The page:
She testified to an incestuous relationship between her husband and his sister (which appears more motivated by her desire to bring down her husband than Queen Anne, although surely she must have known of the possible consequences for both).  Lady Rochford was later "rewarded" by Henry with a position in Anne of Cleves' household.  She again served as a material witness, this time in the King's divorce proceeding, testifying as to her conversations with the Queen and the apparent lack of marital relations.

As noted earlier, she then became the go-between for that silly and tragic Queen Catherine Howard and Thomas Culpeper.  Tossed in the Tower in 1541, she went insane during her imprisonment before she was ultimately executed.  She is reported to have spoken words of regret for the lies she told about her husband before she died.

All in all, a conniving woman who was reponsible for a great deal of pain, death, and suffering.

Imperial Russian History / Re: discussion about Orthodoxy (2)
« on: August 10, 2005, 01:36:47 PM »
While the rituals of a religion are interesting and play a role in the development of our spirituality, they are simply tools, not the creation itself.


As a "recovering" Catholic, I agree with this point, Finelly.

Alexandra Feodorovna / Re: Alexandra's Russian.
« on: August 02, 2005, 10:16:50 PM »


At this point I am not about to set out ANY MORE family details on this that members like Helen and Thomas can sit back in their lederhosen and make cheap, petit bourgeois potshots at respectable family members.  Had I know that this Board was so full of such lowlife, I would have never, ever, ever joined it.  It is a Board for anonymous Internet trolls who gratuituously sit back, for some depraved reason, and maim and hurt innocent posters who have something to contribute.  Some of the postings are toilet postings and should be flushed.  For one, I am quite "lesé".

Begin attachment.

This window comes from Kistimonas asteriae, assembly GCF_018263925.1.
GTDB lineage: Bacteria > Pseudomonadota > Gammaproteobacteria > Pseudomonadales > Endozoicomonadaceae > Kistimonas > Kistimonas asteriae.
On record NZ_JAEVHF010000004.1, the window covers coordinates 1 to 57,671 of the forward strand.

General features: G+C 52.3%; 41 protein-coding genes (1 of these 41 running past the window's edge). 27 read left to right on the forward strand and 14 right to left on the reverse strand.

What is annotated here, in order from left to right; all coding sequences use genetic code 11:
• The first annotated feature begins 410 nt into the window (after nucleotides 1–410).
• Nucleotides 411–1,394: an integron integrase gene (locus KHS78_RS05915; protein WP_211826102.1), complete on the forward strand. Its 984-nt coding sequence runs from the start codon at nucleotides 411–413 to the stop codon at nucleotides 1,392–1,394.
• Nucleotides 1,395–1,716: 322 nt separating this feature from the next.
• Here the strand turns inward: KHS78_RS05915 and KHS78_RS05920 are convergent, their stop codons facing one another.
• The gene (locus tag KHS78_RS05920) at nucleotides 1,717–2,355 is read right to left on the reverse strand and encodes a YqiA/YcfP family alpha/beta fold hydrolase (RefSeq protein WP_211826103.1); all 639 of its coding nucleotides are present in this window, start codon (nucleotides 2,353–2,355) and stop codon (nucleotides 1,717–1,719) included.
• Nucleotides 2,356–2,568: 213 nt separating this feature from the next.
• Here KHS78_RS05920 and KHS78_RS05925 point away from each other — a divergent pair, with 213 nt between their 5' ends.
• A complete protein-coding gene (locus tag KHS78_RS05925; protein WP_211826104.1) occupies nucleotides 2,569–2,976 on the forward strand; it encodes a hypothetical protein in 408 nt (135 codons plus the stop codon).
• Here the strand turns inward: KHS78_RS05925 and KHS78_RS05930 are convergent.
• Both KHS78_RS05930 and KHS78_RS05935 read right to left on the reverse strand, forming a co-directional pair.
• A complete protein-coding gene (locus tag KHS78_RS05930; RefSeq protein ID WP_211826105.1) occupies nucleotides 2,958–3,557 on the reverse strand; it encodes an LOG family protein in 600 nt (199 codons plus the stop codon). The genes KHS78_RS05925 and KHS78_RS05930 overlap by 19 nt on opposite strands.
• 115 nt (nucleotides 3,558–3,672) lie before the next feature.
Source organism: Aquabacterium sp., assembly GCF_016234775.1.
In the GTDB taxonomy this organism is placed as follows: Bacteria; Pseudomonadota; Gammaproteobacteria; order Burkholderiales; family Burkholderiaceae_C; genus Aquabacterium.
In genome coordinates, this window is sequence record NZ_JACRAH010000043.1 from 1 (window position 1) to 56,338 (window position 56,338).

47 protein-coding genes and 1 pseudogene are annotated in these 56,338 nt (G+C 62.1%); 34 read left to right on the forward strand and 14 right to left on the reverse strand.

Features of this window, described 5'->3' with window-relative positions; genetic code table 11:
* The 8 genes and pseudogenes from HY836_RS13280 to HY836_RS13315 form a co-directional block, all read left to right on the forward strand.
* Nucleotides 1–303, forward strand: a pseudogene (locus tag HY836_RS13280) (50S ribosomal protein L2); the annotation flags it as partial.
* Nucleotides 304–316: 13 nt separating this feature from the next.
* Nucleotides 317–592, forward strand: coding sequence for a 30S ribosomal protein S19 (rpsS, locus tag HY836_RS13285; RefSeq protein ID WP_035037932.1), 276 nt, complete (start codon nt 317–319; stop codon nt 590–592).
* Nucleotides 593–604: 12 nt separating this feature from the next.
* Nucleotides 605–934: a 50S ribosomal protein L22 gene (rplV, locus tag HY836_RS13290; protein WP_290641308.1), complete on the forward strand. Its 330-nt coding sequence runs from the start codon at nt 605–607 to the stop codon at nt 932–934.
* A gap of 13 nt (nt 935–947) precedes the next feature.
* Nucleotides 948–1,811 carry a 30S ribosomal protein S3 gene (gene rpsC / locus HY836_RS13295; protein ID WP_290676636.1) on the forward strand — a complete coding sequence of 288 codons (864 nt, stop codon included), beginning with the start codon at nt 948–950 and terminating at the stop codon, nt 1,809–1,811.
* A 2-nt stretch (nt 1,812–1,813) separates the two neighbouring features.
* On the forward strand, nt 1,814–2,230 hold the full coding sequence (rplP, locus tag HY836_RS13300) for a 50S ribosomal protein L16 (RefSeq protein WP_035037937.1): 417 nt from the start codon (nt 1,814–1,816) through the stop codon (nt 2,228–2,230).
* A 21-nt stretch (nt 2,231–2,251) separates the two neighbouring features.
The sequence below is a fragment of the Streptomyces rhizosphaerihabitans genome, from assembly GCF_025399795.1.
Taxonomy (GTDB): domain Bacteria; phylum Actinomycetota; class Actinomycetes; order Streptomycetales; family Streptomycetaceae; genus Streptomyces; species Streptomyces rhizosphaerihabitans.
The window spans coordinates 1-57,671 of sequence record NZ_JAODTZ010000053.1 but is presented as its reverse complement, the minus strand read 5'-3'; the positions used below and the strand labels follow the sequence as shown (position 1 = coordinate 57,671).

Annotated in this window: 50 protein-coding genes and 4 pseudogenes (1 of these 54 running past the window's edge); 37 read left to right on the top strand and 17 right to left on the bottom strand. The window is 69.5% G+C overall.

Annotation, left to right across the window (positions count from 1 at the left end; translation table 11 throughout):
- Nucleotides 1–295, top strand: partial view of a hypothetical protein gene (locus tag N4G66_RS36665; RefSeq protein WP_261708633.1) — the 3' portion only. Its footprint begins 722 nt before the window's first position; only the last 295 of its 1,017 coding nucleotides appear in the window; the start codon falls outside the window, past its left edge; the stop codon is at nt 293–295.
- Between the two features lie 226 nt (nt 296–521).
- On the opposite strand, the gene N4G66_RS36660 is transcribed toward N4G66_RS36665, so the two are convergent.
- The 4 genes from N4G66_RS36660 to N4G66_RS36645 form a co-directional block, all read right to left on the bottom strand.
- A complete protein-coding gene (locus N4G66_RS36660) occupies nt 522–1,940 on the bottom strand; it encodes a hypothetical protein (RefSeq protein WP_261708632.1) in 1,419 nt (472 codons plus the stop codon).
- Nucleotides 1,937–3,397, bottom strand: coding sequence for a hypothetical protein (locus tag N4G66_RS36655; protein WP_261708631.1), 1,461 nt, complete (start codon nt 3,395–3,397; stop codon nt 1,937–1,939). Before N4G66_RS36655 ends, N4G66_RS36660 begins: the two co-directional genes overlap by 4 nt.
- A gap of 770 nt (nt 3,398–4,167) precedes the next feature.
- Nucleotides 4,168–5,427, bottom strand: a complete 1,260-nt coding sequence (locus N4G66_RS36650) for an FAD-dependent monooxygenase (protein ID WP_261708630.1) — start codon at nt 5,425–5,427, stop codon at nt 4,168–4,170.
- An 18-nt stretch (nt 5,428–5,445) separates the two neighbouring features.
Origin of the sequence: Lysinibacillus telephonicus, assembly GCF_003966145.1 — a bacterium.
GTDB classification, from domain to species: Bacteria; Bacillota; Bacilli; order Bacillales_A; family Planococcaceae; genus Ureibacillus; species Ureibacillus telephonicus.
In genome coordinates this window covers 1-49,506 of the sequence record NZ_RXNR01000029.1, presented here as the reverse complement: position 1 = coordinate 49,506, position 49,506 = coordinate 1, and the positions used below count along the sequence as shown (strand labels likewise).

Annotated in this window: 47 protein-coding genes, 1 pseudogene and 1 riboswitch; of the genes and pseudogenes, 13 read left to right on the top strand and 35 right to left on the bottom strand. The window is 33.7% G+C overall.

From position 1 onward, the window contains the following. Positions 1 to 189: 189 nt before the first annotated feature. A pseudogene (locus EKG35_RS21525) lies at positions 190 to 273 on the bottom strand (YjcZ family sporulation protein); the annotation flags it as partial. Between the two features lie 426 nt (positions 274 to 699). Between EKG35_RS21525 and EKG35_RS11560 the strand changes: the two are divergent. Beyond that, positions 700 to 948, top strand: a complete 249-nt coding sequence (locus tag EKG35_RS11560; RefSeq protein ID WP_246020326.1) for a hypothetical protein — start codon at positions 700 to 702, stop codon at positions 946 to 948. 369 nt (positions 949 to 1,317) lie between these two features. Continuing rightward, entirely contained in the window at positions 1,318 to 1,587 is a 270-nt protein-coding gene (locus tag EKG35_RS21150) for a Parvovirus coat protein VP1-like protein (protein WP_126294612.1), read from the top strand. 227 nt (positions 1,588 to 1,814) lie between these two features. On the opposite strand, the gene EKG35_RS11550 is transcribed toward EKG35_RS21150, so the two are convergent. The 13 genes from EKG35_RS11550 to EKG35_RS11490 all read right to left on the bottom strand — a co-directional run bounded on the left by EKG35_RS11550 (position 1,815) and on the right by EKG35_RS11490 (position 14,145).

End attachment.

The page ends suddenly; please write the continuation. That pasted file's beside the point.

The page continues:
I do not participate in group psychotherapy sessions for Internet trolls.  I had truly thought that this Board served a higher purpose, a more intellectual forum, a forum where serious memories could be exchanged and cultivated.  Instead, I find it to be a hijacked Board full of snide, depricatory, provincial Eurotrolls.  And that is enough for me.

Je peux fort bien rentrer dans mon silence et n'en dire plus rien.

In any case, both Thomas and Helen owe me a direct, public apology for their rudeness and baseness.  Their troll-like Internet behaviour is not acceptable.

What a nasty, defensive, self-serving and low-class post, AlexP.  If anyone is owed an apology, it is owed by you to Thomas and Helen, both of whom are long-standing and valued members of this forum. Your use of personal insults is unacceptable.  If this board is too "petit bourgeois" for you to participate, then I doubt your absence will be mourned.

The Yussupovs / Re: The Yusupov fortune - what happened after 1917 ?
« on: August 02, 2005, 10:05:58 PM »
Allow me to correct your French.  You should have written "je ne suis pas impressionnée" because since you claim to be a female, you should add the proper ending to the verb. Unless you of course are transgender. Additionally, please check the spelling of the word "cemetery".  It is  NOT "cemetary" as you incorrectly write, but "cemetery".

Ahhh...Nothing like having to stoop to pointing out an opponent's  typographical error in an argument.  There's no finer indicator of adversial prowess.  Very well done.

Although you are quite right on my's been years since I've had occasion to speak it.  Tant pis.

As for the continuing "importance" as you claim, of le bon ton...well...we will simply have to agree to disagree.